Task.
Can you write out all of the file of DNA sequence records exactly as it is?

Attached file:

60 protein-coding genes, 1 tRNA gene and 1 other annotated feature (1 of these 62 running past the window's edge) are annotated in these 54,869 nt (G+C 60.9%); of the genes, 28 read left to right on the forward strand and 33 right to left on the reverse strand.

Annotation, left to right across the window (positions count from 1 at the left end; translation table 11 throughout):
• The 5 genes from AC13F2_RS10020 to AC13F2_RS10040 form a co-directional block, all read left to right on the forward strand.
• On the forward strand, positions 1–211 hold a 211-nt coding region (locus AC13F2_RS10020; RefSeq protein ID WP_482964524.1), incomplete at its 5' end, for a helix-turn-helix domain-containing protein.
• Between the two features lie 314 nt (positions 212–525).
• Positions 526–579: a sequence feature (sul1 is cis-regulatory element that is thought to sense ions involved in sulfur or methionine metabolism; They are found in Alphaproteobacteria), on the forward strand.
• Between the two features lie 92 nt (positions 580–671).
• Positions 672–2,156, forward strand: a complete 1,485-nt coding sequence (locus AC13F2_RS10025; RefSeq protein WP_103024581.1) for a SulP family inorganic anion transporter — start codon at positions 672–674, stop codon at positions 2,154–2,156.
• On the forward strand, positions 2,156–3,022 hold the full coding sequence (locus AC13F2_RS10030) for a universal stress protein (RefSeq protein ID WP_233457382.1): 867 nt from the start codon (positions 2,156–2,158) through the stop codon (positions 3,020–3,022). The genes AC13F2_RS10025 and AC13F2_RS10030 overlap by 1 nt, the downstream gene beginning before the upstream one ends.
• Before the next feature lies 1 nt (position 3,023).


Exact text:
60 protein-coding genes, 1 tRNA gene and 1 other annotated feature (1 of these 62 running past the window's edge) are annotated in these 54,869 nt (G+C 60.9%); of the genes, 28 read left to right on the forward strand and 33 right to left on the reverse strand.

Annotation, left to right across the window (positions count from 1 at the left end; translation table 11 throughout):
• The 5 genes from AC13F2_RS10020 to AC13F2_RS10040 form a co-directional block, all read left to right on the forward strand.
• On the forward strand, positions 1–211 hold a 211-nt coding region (locus AC13F2_RS10020; RefSeq protein ID WP_482964524.1), incomplete at its 5' end, for a helix-turn-helix domain-containing protein.
• Between the two features lie 314 nt (positions 212–525).
• Positions 526–579: a sequence feature (sul1 is cis-regulatory element that is thought to sense ions involved in sulfur or methionine metabolism; They are found in Alphaproteobacteria), on the forward strand.
• Between the two features lie 92 nt (positions 580–671).
• Positions 672–2,156, forward strand: a complete 1,485-nt coding sequence (locus AC13F2_RS10025; RefSeq protein WP_103024581.1) for a SulP family inorganic anion transporter — start codon at positions 672–674, stop codon at positions 2,154–2,156.
• On the forward strand, positions 2,156–3,022 hold the full coding sequence (locus AC13F2_RS10030) for a universal stress protein (RefSeq protein ID WP_233457382.1): 867 nt from the start codon (positions 2,156–2,158) through the stop codon (positions 3,020–3,022). The genes AC13F2_RS10025 and AC13F2_RS10030 overlap by 1 nt, the downstream gene beginning before the upstream one ends.
• Before the next feature lies 1 nt (position 3,023).